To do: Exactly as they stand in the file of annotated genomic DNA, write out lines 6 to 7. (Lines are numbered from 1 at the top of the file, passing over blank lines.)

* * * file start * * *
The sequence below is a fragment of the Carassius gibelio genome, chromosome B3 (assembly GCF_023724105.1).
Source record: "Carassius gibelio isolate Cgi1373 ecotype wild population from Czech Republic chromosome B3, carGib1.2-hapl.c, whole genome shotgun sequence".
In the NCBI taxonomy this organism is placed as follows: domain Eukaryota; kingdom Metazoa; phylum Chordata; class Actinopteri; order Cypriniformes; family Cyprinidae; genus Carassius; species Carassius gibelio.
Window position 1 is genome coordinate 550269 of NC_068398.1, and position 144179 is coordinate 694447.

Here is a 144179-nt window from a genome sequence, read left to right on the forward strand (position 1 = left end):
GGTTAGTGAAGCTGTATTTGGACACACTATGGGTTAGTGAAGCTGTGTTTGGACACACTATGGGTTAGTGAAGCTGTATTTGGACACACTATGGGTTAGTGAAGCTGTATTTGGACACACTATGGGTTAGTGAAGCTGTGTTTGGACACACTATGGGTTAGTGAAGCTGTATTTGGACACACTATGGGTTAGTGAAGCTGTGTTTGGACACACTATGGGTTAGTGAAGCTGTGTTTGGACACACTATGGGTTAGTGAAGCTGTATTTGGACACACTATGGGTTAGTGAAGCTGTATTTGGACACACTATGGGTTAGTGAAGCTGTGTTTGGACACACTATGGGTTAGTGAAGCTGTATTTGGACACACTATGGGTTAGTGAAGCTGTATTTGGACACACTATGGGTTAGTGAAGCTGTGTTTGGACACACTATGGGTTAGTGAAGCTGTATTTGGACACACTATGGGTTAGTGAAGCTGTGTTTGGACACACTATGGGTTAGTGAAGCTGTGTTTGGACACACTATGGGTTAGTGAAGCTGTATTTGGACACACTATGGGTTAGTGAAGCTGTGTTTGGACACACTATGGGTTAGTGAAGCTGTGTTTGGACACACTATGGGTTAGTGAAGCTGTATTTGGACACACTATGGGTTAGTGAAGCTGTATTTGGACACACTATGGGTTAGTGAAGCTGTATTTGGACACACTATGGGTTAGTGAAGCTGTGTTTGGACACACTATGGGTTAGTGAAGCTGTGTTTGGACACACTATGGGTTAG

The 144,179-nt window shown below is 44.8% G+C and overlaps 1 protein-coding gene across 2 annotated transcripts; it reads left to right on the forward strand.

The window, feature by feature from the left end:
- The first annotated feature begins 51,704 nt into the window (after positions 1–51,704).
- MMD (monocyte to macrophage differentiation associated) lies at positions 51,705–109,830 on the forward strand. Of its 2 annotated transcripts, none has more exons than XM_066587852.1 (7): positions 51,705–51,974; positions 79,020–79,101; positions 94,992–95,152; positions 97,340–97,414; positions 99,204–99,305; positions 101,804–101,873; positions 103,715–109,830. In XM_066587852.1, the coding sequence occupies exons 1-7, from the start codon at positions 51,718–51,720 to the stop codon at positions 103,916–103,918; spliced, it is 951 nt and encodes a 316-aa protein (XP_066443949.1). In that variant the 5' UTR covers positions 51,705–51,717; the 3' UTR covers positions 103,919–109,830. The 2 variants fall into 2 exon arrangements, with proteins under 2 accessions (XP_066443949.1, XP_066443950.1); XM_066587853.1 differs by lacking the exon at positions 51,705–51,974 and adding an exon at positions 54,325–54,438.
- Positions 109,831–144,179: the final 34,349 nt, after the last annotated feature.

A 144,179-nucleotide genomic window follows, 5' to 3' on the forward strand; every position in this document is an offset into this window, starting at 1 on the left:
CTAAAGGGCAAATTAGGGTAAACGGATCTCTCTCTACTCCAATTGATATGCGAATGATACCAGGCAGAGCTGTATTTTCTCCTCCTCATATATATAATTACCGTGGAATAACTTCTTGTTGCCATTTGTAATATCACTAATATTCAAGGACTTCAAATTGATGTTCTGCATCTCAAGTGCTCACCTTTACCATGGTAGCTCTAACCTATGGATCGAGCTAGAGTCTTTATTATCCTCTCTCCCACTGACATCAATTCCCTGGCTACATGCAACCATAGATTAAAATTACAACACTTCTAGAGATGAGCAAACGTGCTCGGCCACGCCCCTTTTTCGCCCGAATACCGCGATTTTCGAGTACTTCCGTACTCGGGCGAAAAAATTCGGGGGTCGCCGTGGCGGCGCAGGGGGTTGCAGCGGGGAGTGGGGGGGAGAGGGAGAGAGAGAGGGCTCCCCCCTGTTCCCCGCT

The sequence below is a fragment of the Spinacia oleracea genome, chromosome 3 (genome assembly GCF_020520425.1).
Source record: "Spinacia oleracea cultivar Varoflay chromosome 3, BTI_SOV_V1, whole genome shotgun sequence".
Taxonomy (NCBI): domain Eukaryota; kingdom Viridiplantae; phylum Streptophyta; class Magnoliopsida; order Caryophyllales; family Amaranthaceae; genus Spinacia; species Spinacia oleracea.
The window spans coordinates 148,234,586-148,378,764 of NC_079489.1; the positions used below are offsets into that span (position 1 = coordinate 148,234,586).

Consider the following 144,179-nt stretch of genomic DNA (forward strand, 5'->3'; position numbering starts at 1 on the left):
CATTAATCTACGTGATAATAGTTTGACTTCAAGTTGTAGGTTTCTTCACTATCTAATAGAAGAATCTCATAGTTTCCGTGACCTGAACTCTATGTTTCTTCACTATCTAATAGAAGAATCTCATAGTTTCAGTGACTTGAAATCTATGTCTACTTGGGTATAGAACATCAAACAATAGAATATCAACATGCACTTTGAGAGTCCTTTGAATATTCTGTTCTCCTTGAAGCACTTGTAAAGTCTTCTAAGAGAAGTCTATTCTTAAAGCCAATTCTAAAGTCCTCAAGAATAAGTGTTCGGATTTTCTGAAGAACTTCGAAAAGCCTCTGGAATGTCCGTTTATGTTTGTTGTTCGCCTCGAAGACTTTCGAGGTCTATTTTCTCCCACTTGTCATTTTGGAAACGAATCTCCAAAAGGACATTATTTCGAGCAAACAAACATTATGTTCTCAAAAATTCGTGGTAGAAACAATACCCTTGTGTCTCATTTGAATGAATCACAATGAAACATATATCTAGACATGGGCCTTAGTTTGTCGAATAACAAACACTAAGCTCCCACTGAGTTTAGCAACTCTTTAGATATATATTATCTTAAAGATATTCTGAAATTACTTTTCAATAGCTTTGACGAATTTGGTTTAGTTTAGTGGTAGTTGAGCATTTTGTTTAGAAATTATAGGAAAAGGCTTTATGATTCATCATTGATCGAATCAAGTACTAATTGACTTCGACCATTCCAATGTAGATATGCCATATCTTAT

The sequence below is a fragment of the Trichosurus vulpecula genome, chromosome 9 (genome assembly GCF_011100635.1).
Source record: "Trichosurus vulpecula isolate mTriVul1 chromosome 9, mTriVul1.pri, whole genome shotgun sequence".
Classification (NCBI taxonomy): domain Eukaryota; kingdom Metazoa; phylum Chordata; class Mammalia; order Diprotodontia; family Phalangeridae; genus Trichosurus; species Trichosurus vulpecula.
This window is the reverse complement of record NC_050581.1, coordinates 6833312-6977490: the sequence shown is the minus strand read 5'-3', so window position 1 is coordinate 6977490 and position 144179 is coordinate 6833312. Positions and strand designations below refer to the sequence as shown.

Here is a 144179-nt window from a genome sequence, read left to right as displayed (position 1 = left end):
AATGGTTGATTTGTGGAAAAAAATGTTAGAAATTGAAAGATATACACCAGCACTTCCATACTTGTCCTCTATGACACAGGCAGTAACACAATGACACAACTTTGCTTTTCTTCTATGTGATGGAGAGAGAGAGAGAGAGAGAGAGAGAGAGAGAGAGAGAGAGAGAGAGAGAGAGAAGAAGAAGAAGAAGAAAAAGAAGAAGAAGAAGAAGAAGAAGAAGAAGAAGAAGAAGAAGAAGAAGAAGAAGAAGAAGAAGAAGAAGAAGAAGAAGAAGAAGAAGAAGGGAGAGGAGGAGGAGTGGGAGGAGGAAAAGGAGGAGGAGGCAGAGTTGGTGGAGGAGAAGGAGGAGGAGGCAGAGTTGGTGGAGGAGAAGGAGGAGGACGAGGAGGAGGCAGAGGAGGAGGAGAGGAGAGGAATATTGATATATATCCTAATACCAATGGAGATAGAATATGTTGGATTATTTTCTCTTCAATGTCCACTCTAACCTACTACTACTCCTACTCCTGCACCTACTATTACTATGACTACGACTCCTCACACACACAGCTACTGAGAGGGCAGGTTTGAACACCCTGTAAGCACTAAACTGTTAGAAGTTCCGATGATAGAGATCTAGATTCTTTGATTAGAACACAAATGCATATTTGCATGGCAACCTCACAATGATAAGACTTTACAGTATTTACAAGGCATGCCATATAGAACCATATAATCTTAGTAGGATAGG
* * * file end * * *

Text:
GGTTAGTGAAGCTGTATTTGGACACACTATGGGTTAGTGAAGCTGTGTTTGGACACACTATGGGTTAGTGAAGCTGTATTTGGACACACTATGGGTTAGTGAAGCTGTATTTGGACACACTATGGGTTAGTGAAGCTGTGTTTGGACACACTATGGGTTAGTGAAGCTGTATTTGGACACACTATGGGTTAGTGAAGCTGTGTTTGGACACACTATGGGTTAGTGAAGCTGTGTTTGGACACACTATGGGTTAGTGAAGCTGTATTTGGACACACTATGGGTTAGTGAAGCTGTATTTGGACACACTATGGGTTAGTGAAGCTGTGTTTGGACACACTATGGGTTAGTGAAGCTGTATTTGGACACACTATGGGTTAGTGAAGCTGTATTTGGACACACTATGGGTTAGTGAAGCTGTGTTTGGACACACTATGGGTTAGTGAAGCTGTATTTGGACACACTATGGGTTAGTGAAGCTGTGTTTGGACACACTATGGGTTAGTGAAGCTGTGTTTGGACACACTATGGGTTAGTGAAGCTGTATTTGGACACACTATGGGTTAGTGAAGCTGTGTTTGGACACACTATGGGTTAGTGAAGCTGTGTTTGGACACACTATGGGTTAGTGAAGCTGTATTTGGACACACTATGGGTTAGTGAAGCTGTATTTGGACACACTATGGGTTAGTGAAGCTGTATTTGGACACACTATGGGTTAGTGAAGCTGTGTTTGGACACACTATGGGTTAGTGAAGCTGTGTTTGGACACACTATGGGTTAG

The 144,179-nt window shown below is 44.8% G+C and overlaps 1 protein-coding gene across 2 annotated transcripts; it reads left to right on the forward strand.